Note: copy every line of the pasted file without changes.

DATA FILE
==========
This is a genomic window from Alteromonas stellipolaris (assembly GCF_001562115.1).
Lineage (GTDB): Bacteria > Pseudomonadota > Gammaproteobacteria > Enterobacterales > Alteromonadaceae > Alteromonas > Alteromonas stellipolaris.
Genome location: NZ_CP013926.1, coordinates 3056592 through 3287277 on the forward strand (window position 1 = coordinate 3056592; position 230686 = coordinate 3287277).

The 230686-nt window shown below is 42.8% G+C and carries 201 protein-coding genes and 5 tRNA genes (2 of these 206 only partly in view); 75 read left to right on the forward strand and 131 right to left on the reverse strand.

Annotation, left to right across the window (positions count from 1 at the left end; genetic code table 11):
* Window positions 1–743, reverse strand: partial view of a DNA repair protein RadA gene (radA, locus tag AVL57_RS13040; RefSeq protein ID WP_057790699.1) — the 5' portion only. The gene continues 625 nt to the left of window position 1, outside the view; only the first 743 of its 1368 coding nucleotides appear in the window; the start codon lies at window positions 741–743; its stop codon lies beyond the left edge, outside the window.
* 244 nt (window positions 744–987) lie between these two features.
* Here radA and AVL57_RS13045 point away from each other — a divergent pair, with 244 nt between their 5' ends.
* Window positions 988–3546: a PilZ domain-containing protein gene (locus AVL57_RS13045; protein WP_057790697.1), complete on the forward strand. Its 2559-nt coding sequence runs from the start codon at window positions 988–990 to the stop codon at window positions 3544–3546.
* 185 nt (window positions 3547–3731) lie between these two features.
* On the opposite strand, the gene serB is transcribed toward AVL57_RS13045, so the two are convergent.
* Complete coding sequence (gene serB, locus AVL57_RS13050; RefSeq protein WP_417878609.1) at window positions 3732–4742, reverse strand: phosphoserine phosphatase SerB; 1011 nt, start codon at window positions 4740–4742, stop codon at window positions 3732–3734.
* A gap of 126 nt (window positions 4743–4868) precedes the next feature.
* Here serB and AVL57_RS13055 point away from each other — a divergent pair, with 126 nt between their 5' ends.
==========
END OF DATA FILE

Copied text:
This is a genomic window from Alteromonas stellipolaris (assembly GCF_001562115.1).
Lineage (GTDB): Bacteria > Pseudomonadota > Gammaproteobacteria > Enterobacterales > Alteromonadaceae > Alteromonas > Alteromonas stellipolaris.
Genome location: NZ_CP013926.1, coordinates 3056592 through 3287277 on the forward strand (window position 1 = coordinate 3056592; position 230686 = coordinate 3287277).

The 230686-nt window shown below is 42.8% G+C and carries 201 protein-coding genes and 5 tRNA genes (2 of these 206 only partly in view); 75 read left to right on the forward strand and 131 right to left on the reverse strand.

Annotation, left to right across the window (positions count from 1 at the left end; genetic code table 11):
* Window positions 1–743, reverse strand: partial view of a DNA repair protein RadA gene (radA, locus tag AVL57_RS13040; RefSeq protein ID WP_057790699.1) — the 5' portion only. The gene continues 625 nt to the left of window position 1, outside the view; only the first 743 of its 1368 coding nucleotides appear in the window; the start codon lies at window positions 741–743; its stop codon lies beyond the left edge, outside the window.
* 244 nt (window positions 744–987) lie between these two features.
* Here radA and AVL57_RS13045 point away from each other — a divergent pair, with 244 nt between their 5' ends.
* Window positions 988–3546: a PilZ domain-containing protein gene (locus AVL57_RS13045; protein WP_057790697.1), complete on the forward strand. Its 2559-nt coding sequence runs from the start codon at window positions 988–990 to the stop codon at window positions 3544–3546.
* 185 nt (window positions 3547–3731) lie between these two features.
* On the opposite strand, the gene serB is transcribed toward AVL57_RS13045, so the two are convergent.
* Complete coding sequence (gene serB, locus AVL57_RS13050; RefSeq protein WP_417878609.1) at window positions 3732–4742, reverse strand: phosphoserine phosphatase SerB; 1011 nt, start codon at window positions 4740–4742, stop codon at window positions 3732–3734.
* A gap of 126 nt (window positions 4743–4868) precedes the next feature.
* Here serB and AVL57_RS13055 point away from each other — a divergent pair, with 126 nt between their 5' ends.